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worst variable name
#21
Or, I had to debug a program where the original author who thought
it would be cool to name his variables after his family members.
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#22
Oh, it can be a real problem. My boss started intentionally obfuscating his code, because a woman who used to work there started changing his code and then complaining that his programs didn't work.

And git may be easy to set up for you and me, but getting our IT department to set up git? I don't know about that. Especially since the back up system for our local hard drives once wiped out six months of data on my machine. I now have my most important files stored in a location the back up system doesn't check. I don't even want to think about what would happen to our code if they installed git.
Craig "Ichabod" O'Brien - xenomind.com
Buddhist, biker, poet, coder, theist
Recommended Tutorials: BBCode, functions, classes, text adventures

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#23
If the backup system wipes out data, can't you just restore the previous day's backup?
Or start storing your files in the cloud, like Google Drive?

git is all just files. You could setup a git repo, and then store it in a shared google drive account. That sounds like it'd solve most of your problems, since you could check the commit logs to see who's changing what in which files, so he could ask her why she broke the file she needs.
It's dangerous to go alone!  Take this: https://docs.python.org/3/library/index.html
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#24
(Jun-06-2017, 11:12 PM)nilamo Wrote: If the backup system wipes out data, can't you just restore the previous day's backup?
Or start storing your files in the cloud, like Google Drive?

git is all just files.  You could setup a git repo, and then store it in a shared google drive account.  That sounds like it'd solve most of your problems, since you could check the commit logs to see who's changing what in which files, so he could ask her why she broke the file she needs.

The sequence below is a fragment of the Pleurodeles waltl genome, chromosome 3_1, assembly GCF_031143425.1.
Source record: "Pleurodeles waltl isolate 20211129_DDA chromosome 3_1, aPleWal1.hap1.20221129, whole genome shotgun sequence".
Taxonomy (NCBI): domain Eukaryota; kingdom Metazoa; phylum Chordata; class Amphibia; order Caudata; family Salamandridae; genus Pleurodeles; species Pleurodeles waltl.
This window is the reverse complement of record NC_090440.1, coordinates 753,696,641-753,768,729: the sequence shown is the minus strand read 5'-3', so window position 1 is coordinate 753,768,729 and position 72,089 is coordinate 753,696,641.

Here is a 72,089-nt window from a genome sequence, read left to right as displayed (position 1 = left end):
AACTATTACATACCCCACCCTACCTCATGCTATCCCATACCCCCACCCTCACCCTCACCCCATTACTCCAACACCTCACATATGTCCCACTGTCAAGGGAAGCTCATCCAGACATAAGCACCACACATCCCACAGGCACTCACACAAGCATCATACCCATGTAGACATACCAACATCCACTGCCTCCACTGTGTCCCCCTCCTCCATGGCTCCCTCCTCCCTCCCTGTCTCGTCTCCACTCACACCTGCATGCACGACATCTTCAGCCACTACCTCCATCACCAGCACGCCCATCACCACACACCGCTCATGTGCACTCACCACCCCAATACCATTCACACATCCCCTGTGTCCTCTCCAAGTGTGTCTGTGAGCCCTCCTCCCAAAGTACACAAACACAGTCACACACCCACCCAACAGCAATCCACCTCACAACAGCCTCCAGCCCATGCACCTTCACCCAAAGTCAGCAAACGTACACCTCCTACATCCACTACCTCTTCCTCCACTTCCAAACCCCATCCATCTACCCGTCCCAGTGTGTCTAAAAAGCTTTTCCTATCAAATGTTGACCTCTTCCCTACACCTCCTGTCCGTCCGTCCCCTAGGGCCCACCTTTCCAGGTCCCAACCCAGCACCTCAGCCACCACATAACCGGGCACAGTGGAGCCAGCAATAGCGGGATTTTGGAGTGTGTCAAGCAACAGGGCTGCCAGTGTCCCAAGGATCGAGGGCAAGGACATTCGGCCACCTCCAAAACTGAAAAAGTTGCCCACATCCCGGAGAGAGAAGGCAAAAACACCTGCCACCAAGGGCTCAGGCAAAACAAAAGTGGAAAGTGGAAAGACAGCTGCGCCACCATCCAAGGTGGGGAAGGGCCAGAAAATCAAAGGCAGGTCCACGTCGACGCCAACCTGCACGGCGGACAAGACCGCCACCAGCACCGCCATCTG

It was never able to restore the six months of data I'd lost. Thankfully it wasn't work data, which was stored on the network drive as mandated, but it was all my productivity notes on the work I'd done, notes on projects I was working on, notes on who I'd sent things to, and so on.

Setting up a external git repo would do no good, since we can't set up git on our machines to get the files. We have no administrative rights on our laptops, and cannot install any software without approval in writing from our supervisor and IT. Even if we could do it, they would probably consider it a violation of our computer usage agreement, and threaten to revoke our network access until we took it down. We're forbidden from using ftp, I doubt they want us using git or google drive.
Craig "Ichabod" O'Brien - xenomind.com
Buddhist, biker, poet, coder, theist
Recommended Tutorials: BBCode, functions, classes, text adventures

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#25
(Jun-06-2017, 11:12 PM)nilamo Wrote: If the backup system wipes out data, can't you just restore the previous day's backup?
Or start storing your files in the cloud, like Google Drive?

git is all just files.  You could setup a git repo, and then store it in a shared google drive account.  That sounds like it'd solve most of your problems, since you could check the commit logs to see who's changing what in which files, so he could ask her why she broke the file she needs.

it was probably not actually backing up the data, or encrypting the backup with the wrong key. it's always a good thing to test backups regularly but i bet 99+% of IT departments never do. seen too often: bad backup tapes with error messages regularly ignored

i make backups to hard drives now days using rsync in reverse-increment mode. that's another script i need to rewrite into Python some day.

i had to access my backups tonight. i had mangled my ssh keys when setting up access to a new server and lost access to another server. trying all my keys failed so i was looking there assuming i had deleted one. turns out i was using the wrong user name and really had not lost access. two hours wasted but it could have been worse if i was using tapes as i would be restoring instead of just checking checksums.
Skaaaaaperen........
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